One $30M capped ASX stock is at the forefront of the field, and is developing cancer immunotherapy drugs based on antibodies.

Before we go to far, we should note that this company is an early stage biotech play and a speculative stock. Investors should seek professional financial advice if considering this stock for their portfolio. 

Today’s company is attempting to develop and commercialise a cancer treatment drug, HER-Vaxx that could be first in class, cost effective and has a unique difference.

The company is soon set to recruit patients for its Phase 1b/2 trial over the coming months. These patients suffer from one of the most prevalent cancers facing the world today, gastric cancer.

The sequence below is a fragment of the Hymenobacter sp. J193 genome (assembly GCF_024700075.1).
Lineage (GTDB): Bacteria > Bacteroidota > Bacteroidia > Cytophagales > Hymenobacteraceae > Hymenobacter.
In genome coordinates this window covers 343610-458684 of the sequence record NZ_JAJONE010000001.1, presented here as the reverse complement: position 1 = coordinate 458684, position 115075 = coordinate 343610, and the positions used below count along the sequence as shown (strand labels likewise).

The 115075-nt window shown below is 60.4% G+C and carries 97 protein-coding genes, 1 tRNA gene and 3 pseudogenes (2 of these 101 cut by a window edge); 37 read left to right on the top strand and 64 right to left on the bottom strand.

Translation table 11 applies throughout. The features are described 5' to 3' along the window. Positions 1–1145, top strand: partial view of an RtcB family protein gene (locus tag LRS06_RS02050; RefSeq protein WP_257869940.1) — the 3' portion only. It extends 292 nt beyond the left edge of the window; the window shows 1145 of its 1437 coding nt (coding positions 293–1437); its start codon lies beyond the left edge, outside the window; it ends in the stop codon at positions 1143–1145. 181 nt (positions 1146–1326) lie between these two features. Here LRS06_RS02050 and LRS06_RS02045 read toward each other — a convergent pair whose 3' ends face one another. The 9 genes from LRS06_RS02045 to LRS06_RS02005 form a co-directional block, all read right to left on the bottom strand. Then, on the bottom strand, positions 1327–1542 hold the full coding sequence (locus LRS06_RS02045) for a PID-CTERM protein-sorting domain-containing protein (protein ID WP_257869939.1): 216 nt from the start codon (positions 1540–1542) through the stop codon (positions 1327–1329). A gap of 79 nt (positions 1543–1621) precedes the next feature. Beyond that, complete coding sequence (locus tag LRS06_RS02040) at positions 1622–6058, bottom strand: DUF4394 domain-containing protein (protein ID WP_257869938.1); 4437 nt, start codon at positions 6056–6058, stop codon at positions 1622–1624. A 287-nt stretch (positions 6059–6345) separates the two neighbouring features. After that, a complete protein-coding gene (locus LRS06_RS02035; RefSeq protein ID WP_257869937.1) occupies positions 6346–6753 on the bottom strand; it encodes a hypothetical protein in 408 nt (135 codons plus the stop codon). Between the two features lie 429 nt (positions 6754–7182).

Gastric cancer is the second leading cause of cancer death in the world and little evolution has been made in its treatment thus far. 

Immunotherapy and in particular the work this ASX stock is doing, could change this substantially.

Through immunotherapy treatments, world leaders in cancer research are asking whether we are, at last, on the brink of turning the cancer story around.

20% of the top 10 Big Pharma deals in 2015 were in the antibody space. This is exactly the same space this $30 million capped ASX stock is working in.

Given it’s at a similar stage to where there have been multi-billion dollar deals such as BMS paying $1.7 billion for the then small cap Five Prime, and Sanofi paying over $1.6 billion for Regeneron’s cancer therapies (both at earlier stages of development (Phase 1) than where this ASX stock is positioned); there is every chance this stock could be the next to receive some big offers, at many multiples of this company’s current market cap. 

This ASX stock has a tight share register, and features an impressive management team with a successful track record in drug development and all the right credentials.